It is sometimes hard for us to imagine a London without cars, vans and buses. The internal combustion engine has become ubiquitous in all modern cities but in the last decade of the nineteenth century it remained a novelty. While the steam locomotive represented a massive leap forward for the most part Victorians literally relied on horse-power for their everyday transport needs.
London was served by a staggering 300,000 horses in the 1890s and so, in the absence of motorised transport until the late 1890s (the first horseless carriage took to London’s streets in 1896), the horse was a valuable commodity. So just as people steal cars cars today, the theft of horses (and horse drawn vehicles) was a problem for the Metropolitan Police.
George Davelians was a car-man – a white van man in today’s terminology – and in May 1894 he found himself in court charged with stealing a van, its horses and the goods that were in it. Alfred Fillingback had ‘parked’ his van outside the South Devon Wharf, on Lower East Smithfield, while he popped into the offices to pick up some paperwork. When he came out the van was nowhere to be seen.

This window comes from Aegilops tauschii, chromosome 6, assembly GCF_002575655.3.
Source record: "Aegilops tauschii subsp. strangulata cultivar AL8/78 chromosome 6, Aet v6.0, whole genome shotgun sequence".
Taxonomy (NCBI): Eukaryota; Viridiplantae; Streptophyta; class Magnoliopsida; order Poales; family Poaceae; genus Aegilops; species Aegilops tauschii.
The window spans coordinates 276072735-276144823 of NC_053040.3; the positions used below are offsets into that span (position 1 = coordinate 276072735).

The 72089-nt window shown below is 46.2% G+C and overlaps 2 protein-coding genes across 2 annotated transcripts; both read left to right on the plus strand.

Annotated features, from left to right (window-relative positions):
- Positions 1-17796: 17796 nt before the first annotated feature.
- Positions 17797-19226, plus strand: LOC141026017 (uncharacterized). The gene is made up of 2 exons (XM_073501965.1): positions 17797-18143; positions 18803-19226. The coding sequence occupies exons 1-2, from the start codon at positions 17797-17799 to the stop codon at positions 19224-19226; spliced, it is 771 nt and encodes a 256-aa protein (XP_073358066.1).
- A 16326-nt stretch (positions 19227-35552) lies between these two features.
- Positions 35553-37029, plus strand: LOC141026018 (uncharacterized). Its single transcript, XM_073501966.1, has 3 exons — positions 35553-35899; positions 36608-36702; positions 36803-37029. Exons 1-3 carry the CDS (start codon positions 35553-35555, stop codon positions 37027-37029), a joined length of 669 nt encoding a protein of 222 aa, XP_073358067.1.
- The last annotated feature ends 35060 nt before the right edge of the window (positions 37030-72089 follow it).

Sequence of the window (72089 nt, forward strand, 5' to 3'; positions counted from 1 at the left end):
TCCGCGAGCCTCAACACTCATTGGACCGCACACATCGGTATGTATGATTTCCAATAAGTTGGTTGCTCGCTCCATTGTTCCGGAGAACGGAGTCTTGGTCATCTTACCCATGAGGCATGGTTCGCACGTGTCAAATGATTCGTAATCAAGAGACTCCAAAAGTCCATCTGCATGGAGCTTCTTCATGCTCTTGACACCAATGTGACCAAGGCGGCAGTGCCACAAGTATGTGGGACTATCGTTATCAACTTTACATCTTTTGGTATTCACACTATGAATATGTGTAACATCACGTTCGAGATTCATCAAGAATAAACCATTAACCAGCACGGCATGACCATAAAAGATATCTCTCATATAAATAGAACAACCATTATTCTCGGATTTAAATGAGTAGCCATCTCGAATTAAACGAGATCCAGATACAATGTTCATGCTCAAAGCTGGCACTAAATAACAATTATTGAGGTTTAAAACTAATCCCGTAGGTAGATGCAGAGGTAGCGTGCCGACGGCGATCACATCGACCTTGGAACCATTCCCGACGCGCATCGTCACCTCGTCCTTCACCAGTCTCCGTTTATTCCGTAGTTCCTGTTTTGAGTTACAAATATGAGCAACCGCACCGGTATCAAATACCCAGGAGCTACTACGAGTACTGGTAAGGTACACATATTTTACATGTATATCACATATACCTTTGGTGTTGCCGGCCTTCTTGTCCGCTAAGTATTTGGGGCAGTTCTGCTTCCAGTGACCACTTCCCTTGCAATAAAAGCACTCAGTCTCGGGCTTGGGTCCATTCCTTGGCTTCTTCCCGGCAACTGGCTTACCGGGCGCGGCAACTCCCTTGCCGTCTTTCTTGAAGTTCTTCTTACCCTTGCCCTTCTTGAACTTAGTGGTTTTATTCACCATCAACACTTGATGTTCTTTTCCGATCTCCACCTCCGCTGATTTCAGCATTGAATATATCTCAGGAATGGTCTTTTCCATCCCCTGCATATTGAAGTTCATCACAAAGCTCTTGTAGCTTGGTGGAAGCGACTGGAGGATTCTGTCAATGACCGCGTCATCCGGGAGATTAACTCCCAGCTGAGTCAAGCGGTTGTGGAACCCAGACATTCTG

It was next sighted by John Reeve, the gatekeeper at the nearby British and Foreign Wharf. He was alerted to it because it was moving so fast. He recognized the driver as Davelians, as he’d known him for several years as a regular around the wharves but was surprised to see him ‘thrashing the horses, and urging them on as fast as they could go’.
When the van reached Tower Hill it was flagged down and stopped by PC Thomas Bristow who told Davelians he was arresting him on suspicion of stealing ‘a pair-horse van and ten sacks of flour’ from Perry & Cozens of Brick Lane, Spitalfields.
‘Doing what?” demanded Davelians, ‘I know nothing about that’ and he tried, unsuccessfully, to escape. In court a sergeant from CID appeared and asked that the car-man be remanded as he might be able to help the detective branch with their inquiries into a number of similar robberies. Davalians was remanded for a week.
P.S I can’t find this case in the Old Bailey website so it may not have got as far as a trial..
[from The Standard , Saturday, May 19, 1894]